Sinking of MV Conception

Sinking of MV Conception
MV Conception burning.jpg
The diving boat Conception burns off the coast of Santa Cruz island, California, on September. 2, 2019
DateSeptember 2, 2019
TimeApproximately 3 a.m. PDT UTC−07:00
LocationPlatts Harbor, Santa Cruz Island, California, United States
Coordinates34°02′51″N 119°44′06″W / 34°02′51″N 119°44′06″W / 34.04750; -119.73500

The sinking of MV Conception occurred on September 2, 2019, when the 75-foot (23 m) dive boat caught fire and eventually sank off the coast of Santa Cruz Island, California, United States. The boat was anchored overnight at Platts Harbor, a small undeveloped bay on the north shore of the island, with 33 passengers and 1 crew member asleep below decks when fire broke out shortly after 3 a.m. Five of the crew members, whose sleeping quarters were on the top deck, were forced by the fire to jump overboard but not before placing an initial mayday call to the Coast Guard and attempting to alert the passengers. The crew retrieved the Conception's skiff and motored to a nearby boat where a second radio dispatch was made. The loss of the boat spurred a rescue operation by the United States Coast Guard.[1][2]

It is the worst maritime disaster in California since the sinking of the Brother Jonathan in 1865, and the deadliest in the United States overall since the USS Iowa turret explosion in 1989.[3]


The Conception anchored at Avalon, Santa Catalina Island, in May 2000

MV Conception was a 75-foot (23 m) liveaboard boat built in Long Beach, California, and launched in 1981.[4][5] It was one of three dive boats owned by Truth Aquatics, which operates charter excursions from Santa Barbara Harbor for groups of divers interested in exploring the Channel Islands, located close to the coast of Southern California across the Santa Barbara Channel from Santa Barbara and Ventura County.[6] Conception was under charter to Worldwide Diving Adventures (WDA) for a three-day scuba diving excursion over the Labor Day holiday weekend, which was one of WDA's most popular diving tour packages.[7][8][9] The boat had been refurbished at a cost of more than $1 million following an incident in 2005 when it had been stolen and run aground.[10]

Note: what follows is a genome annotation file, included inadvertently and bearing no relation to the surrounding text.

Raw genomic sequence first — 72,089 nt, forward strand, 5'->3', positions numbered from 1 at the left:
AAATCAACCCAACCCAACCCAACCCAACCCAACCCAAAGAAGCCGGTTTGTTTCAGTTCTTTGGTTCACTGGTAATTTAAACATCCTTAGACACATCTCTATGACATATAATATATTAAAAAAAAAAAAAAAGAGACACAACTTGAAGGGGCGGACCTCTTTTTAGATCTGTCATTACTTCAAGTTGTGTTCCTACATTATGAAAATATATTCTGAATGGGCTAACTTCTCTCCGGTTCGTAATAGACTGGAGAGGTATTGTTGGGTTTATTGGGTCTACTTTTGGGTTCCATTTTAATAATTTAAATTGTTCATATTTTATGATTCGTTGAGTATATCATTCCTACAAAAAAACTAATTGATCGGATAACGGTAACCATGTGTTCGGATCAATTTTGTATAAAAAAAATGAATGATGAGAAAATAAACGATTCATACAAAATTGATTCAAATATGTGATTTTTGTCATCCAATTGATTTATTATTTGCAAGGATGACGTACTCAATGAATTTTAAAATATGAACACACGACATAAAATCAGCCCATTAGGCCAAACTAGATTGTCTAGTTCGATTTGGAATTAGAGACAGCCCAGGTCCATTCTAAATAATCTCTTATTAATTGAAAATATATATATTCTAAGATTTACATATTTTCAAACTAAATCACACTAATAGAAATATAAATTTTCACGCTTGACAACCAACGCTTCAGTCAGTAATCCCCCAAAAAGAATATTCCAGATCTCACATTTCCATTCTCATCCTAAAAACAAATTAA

Federal and international regulations require boats over a certain size to be made of fire resistant materials and to include fire sprinklers and smoke detectors wired into the ship's electronics or linked to the bridge. Given the vessel's age and size, Conception, at less than 100 GT and with fewer than 49 berths, was not covered by those regulations. It was constructed of wood covered with fiberglass, as permitted by regulations last updated in 1978.[11][12] At the time of the fire, Conception was believed to be in compliance with those regulations, and the most recent Coast Guard inspections in February 2019 and August 2018 did not result in any noteworthy violations.[13][14][11] According to the vessel's Certificate of Inspection, it had a maximum capacity of 103: 4 crew and 99 passengers; one crewmember was required to be designated as a roving patrol at all times when the passenger bunks were occupied.[15]

Conception lower deck bunk room, starboard side facing aft, from a May 2003 dive trip

The boat was laid out with three decks. The upper sun deck contained the wheelhouse. The main deck, just below the sun deck, included a large cabin, which had a galley (in the forward portion of the cabin) where the crew could prepare meals and a salon (in the aft portion) with seating for meals.[14] On the lower deck, up to 46 individuals could sleep in 13 double bunks (12 of which were stacked in twos) and 20 single bunks (18 stacked in threes), with one labeled as reserved for crew.[4][10] The rest of the crew berths were located two decks above, in the aft portion of the wheelhouse on the sun deck.[14]

According to the deck plans, the main access to the guest accommodations was the forward stairway connected to the galley and main deck cabin.[4] The designer of the vessel stated that there were two exits from the bunk room: a forward staircase at the bow end of the vessel that led up to the galley area, and an aft escape hatch located above one of the bunks, which led to the salon. After exiting the aft escape hatch, a person would still be within the main deck cabin, approximately 3 to 4 feet (0.91 to 1.22 m) forward of the exit to the main deck.[16] Some former dive passengers could only recall the forward stairway exit and could not recall if they had been briefed on the presence of the aft emergency escape hatch.[17] Santa Barbara County Sheriff Bill Brown stated both exits appeared to have been blocked by fire during the disaster.[18]